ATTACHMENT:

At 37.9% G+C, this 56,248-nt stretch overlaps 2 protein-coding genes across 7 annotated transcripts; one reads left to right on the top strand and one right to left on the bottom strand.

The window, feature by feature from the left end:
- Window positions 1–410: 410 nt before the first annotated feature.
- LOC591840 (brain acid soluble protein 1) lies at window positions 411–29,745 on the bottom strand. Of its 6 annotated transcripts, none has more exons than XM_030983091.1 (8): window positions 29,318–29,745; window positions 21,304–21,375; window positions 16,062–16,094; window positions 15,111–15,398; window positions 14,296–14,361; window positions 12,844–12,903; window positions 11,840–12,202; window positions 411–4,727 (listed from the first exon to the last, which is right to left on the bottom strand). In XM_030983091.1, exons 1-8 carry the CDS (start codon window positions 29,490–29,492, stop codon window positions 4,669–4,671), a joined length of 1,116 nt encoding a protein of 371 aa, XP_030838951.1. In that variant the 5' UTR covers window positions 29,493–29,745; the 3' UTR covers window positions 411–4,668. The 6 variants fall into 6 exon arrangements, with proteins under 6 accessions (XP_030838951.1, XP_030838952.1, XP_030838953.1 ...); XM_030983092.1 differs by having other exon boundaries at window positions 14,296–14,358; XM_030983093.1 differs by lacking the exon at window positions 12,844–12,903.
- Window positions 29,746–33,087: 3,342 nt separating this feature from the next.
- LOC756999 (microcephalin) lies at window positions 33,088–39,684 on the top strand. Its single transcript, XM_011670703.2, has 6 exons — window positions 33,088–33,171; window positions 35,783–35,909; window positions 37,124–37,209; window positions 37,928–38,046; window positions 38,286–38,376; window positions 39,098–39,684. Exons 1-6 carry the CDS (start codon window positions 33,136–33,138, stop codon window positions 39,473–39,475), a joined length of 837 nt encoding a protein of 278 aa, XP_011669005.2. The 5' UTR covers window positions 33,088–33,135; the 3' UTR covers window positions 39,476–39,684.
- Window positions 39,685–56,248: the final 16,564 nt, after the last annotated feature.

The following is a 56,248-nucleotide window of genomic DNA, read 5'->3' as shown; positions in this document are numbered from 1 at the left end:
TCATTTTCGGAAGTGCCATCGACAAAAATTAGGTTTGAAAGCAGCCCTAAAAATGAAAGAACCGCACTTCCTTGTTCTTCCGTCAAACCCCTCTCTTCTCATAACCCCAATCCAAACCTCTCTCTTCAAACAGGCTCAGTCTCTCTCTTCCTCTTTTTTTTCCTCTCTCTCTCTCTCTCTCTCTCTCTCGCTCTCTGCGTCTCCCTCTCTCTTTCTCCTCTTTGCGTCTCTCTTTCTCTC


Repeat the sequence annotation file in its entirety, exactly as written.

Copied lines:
At 37.9% G+C, this 56,248-nt stretch overlaps 2 protein-coding genes across 7 annotated transcripts; one reads left to right on the top strand and one right to left on the bottom strand.

The window, feature by feature from the left end:
- Window positions 1–410: 410 nt before the first annotated feature.
- LOC591840 (brain acid soluble protein 1) lies at window positions 411–29,745 on the bottom strand. Of its 6 annotated transcripts, none has more exons than XM_030983091.1 (8): window positions 29,318–29,745; window positions 21,304–21,375; window positions 16,062–16,094; window positions 15,111–15,398; window positions 14,296–14,361; window positions 12,844–12,903; window positions 11,840–12,202; window positions 411–4,727 (listed from the first exon to the last, which is right to left on the bottom strand). In XM_030983091.1, exons 1-8 carry the CDS (start codon window positions 29,490–29,492, stop codon window positions 4,669–4,671), a joined length of 1,116 nt encoding a protein of 371 aa, XP_030838951.1. In that variant the 5' UTR covers window positions 29,493–29,745; the 3' UTR covers window positions 411–4,668. The 6 variants fall into 6 exon arrangements, with proteins under 6 accessions (XP_030838951.1, XP_030838952.1, XP_030838953.1 ...); XM_030983092.1 differs by having other exon boundaries at window positions 14,296–14,358; XM_030983093.1 differs by lacking the exon at window positions 12,844–12,903.
- Window positions 29,746–33,087: 3,342 nt separating this feature from the next.
- LOC756999 (microcephalin) lies at window positions 33,088–39,684 on the top strand. Its single transcript, XM_011670703.2, has 6 exons — window positions 33,088–33,171; window positions 35,783–35,909; window positions 37,124–37,209; window positions 37,928–38,046; window positions 38,286–38,376; window positions 39,098–39,684. Exons 1-6 carry the CDS (start codon window positions 33,136–33,138, stop codon window positions 39,473–39,475), a joined length of 837 nt encoding a protein of 278 aa, XP_011669005.2. The 5' UTR covers window positions 33,088–33,135; the 3' UTR covers window positions 39,476–39,684.
- Window positions 39,685–56,248: the final 16,564 nt, after the last annotated feature.

The following is a 56,248-nucleotide window of genomic DNA, read 5'->3' as shown; positions in this document are numbered from 1 at the left end:
TCATTTTCGGAAGTGCCATCGACAAAAATTAGGTTTGAAAGCAGCCCTAAAAATGAAAGAACCGCACTTCCTTGTTCTTCCGTCAAACCCCTCTCTTCTCATAACCCCAATCCAAACCTCTCTCTTCAAACAGGCTCAGTCTCTCTCTTCCTCTTTTTTTTCCTCTCTCTCTCTCTCTCTCTCTCTCTCGCTCTCTGCGTCTCCCTCTCTCTTTCTCCTCTTTGCGTCTCTCTTTCTCTC